An importer of wines and spirits, who represented the importing trade, placed before us some very instructive figures in regard to the effect of the late increases of duty on the revenue. The duties, import and excise together, collected in Victoria in 1891-2, the year before the increases of rate were levied, were, he said, £806,622. In 1892-3, in the early part of which year the higher rates came into force, the amount was £472,805, showing a decrease of £333,8r7.

During the same years he pointed out that the revenue in New South Wales, where both import and excise duty is 14s.. per gallon, with an allowance for under-proof spirits, had not fallen in anything like the same ratio, the decrease being from £860,134 in 1891-2 tc» £746,743 in 1802-3, equalling £r 13,39^ This greater proportionate decrease of the revenue of Victoria was attributed partly to the depressed

A little later on they remark- -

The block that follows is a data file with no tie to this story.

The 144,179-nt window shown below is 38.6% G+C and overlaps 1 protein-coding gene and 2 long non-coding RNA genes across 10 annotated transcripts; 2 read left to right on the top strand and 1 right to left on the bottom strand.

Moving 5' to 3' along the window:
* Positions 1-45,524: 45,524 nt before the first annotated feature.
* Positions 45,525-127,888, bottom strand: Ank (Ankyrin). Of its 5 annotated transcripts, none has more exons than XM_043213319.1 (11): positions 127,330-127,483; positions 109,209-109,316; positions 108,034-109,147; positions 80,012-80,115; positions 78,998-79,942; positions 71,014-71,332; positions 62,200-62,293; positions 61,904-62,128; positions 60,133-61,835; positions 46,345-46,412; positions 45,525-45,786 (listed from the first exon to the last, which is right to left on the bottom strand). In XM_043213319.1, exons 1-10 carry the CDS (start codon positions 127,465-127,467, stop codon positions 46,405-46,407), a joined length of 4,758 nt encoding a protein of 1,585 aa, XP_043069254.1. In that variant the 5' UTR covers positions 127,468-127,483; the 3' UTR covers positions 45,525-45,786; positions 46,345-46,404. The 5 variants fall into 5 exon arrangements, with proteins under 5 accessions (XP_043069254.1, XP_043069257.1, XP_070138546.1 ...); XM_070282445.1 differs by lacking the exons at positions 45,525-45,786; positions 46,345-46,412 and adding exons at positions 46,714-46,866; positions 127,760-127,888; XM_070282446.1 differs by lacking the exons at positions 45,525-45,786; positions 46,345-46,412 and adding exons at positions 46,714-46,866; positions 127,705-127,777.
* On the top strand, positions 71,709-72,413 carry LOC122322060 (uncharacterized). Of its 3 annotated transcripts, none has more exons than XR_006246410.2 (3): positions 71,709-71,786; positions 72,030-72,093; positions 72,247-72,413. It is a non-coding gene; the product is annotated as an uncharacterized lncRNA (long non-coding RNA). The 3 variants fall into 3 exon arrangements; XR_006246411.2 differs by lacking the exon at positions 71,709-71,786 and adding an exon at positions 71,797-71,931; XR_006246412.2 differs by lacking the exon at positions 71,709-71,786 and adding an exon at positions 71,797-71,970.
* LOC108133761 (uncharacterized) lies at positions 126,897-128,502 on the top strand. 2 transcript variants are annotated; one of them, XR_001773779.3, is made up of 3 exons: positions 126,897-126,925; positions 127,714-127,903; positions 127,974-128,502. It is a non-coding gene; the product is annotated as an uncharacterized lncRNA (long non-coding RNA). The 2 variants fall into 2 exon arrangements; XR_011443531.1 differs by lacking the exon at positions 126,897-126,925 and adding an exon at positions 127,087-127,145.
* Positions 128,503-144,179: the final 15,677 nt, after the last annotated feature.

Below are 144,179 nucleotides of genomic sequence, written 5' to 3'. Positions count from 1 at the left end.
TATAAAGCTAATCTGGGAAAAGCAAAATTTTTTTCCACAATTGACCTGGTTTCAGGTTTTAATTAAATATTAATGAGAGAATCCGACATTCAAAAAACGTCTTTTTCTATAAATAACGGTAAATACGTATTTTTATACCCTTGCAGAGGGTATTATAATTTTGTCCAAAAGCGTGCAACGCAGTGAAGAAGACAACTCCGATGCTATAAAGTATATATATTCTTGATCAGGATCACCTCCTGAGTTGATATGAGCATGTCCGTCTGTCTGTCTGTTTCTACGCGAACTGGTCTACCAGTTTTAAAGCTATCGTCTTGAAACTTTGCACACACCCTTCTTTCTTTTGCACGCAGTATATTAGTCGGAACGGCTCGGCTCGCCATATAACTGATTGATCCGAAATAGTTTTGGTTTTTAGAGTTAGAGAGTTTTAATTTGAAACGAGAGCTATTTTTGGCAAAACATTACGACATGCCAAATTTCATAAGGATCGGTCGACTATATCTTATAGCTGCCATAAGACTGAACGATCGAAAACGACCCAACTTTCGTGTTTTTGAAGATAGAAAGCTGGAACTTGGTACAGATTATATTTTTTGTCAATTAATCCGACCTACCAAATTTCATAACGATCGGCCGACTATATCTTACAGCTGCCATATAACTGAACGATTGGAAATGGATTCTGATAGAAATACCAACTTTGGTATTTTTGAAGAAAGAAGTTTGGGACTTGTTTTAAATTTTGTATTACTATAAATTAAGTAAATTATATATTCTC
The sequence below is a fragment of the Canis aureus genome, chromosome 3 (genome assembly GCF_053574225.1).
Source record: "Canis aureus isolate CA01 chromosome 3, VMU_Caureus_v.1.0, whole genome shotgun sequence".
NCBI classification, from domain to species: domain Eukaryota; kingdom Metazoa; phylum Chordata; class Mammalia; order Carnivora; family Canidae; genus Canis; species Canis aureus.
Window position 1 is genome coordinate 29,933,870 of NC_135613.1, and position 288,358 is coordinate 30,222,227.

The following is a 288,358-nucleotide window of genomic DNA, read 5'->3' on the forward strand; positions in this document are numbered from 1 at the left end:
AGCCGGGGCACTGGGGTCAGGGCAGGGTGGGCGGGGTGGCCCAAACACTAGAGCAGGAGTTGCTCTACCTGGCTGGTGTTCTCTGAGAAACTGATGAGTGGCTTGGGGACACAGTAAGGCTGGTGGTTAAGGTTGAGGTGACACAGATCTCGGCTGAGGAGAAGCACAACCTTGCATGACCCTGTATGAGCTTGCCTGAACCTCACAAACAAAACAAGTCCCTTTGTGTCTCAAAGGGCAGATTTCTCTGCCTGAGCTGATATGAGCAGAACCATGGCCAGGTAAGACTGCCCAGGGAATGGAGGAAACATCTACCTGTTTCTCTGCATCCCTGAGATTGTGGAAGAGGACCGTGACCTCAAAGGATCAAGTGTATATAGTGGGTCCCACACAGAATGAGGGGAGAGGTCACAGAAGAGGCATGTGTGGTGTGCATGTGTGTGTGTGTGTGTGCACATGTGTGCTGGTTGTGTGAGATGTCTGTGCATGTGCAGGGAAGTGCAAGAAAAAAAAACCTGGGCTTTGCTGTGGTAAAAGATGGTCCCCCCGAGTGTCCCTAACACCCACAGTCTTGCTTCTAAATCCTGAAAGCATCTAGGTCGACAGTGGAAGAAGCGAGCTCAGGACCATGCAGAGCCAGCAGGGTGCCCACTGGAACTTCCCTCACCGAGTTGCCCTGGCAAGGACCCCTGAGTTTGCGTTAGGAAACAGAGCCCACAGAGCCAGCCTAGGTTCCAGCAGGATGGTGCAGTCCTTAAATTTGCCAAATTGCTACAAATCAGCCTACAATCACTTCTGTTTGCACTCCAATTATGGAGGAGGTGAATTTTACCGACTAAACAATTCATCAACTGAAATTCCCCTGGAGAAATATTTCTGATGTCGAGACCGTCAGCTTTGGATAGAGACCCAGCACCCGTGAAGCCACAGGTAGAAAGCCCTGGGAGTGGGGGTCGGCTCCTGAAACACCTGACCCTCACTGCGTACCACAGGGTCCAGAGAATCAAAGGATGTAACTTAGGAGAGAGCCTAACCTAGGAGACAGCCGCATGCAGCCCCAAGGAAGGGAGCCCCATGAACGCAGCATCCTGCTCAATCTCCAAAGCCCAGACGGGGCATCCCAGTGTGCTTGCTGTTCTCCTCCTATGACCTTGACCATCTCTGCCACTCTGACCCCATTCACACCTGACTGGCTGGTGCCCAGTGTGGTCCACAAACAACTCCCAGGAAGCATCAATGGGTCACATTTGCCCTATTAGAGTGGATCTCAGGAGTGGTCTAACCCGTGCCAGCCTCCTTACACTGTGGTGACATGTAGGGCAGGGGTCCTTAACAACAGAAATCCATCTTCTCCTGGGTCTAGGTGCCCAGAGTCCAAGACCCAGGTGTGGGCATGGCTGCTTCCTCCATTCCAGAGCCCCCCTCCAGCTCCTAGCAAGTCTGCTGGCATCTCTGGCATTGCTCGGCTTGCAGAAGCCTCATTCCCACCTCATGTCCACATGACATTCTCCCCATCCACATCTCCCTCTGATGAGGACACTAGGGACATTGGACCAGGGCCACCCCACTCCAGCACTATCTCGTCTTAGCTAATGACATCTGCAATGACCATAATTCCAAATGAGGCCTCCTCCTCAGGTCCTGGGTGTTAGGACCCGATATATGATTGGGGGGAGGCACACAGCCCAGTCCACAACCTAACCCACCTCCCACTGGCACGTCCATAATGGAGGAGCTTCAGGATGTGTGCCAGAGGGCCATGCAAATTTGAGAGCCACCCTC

We gather from the evidence that the high duties have fostered corruption in the trade, and led to much business immorality. Although we have no direct evidence, we firmly believe, and indeed the records of the Excise Department show, that inferior spirit is constantly sold fraudulently under the cover of good brands. The blending of colonial spirit with imported we believe to be general, and we further think that the blend is sold as imported spirit. One witness told us that he had endeavoured in vain to find out where the large amount of colonial spirit produced was vended.

The high duties have also, we believe, fostered illicit distillation. Several illicit stills have lately been discovered, and a Melbourne merchant told us that he had reason to believe there were many others, and that illicit distillation was on the increase.